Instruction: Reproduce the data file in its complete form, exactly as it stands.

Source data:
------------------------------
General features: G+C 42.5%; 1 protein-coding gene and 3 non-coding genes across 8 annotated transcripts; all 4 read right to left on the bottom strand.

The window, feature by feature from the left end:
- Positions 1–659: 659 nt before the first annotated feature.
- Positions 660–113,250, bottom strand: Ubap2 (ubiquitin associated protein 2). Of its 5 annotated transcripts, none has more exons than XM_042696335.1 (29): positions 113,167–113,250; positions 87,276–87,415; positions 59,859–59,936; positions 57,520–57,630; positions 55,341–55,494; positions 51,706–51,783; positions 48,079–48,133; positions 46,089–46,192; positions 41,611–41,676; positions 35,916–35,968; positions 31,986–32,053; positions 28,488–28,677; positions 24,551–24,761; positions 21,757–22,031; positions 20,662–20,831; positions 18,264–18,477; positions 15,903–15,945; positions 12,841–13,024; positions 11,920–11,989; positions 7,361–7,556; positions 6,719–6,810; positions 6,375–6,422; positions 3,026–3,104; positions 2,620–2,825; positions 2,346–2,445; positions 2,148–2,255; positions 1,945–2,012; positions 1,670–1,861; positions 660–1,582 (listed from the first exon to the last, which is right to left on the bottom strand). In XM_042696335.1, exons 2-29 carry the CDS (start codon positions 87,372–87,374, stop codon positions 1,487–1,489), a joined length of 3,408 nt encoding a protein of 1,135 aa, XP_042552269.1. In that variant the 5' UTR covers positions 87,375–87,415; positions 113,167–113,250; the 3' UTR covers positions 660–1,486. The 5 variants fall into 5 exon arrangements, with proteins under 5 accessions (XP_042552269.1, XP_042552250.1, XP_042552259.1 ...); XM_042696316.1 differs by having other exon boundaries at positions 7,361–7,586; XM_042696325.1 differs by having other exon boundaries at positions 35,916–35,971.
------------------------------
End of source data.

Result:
General features: G+C 42.5%; 1 protein-coding gene and 3 non-coding genes across 8 annotated transcripts; all 4 read right to left on the bottom strand.

The window, feature by feature from the left end:
- Positions 1–659: 659 nt before the first annotated feature.
- Positions 660–113,250, bottom strand: Ubap2 (ubiquitin associated protein 2). Of its 5 annotated transcripts, none has more exons than XM_042696335.1 (29): positions 113,167–113,250; positions 87,276–87,415; positions 59,859–59,936; positions 57,520–57,630; positions 55,341–55,494; positions 51,706–51,783; positions 48,079–48,133; positions 46,089–46,192; positions 41,611–41,676; positions 35,916–35,968; positions 31,986–32,053; positions 28,488–28,677; positions 24,551–24,761; positions 21,757–22,031; positions 20,662–20,831; positions 18,264–18,477; positions 15,903–15,945; positions 12,841–13,024; positions 11,920–11,989; positions 7,361–7,556; positions 6,719–6,810; positions 6,375–6,422; positions 3,026–3,104; positions 2,620–2,825; positions 2,346–2,445; positions 2,148–2,255; positions 1,945–2,012; positions 1,670–1,861; positions 660–1,582 (listed from the first exon to the last, which is right to left on the bottom strand). In XM_042696335.1, exons 2-29 carry the CDS (start codon positions 87,372–87,374, stop codon positions 1,487–1,489), a joined length of 3,408 nt encoding a protein of 1,135 aa, XP_042552269.1. In that variant the 5' UTR covers positions 87,375–87,415; positions 113,167–113,250; the 3' UTR covers positions 660–1,486. The 5 variants fall into 5 exon arrangements, with proteins under 5 accessions (XP_042552269.1, XP_042552250.1, XP_042552259.1 ...); XM_042696316.1 differs by having other exon boundaries at positions 7,361–7,586; XM_042696325.1 differs by having other exon boundaries at positions 35,916–35,971.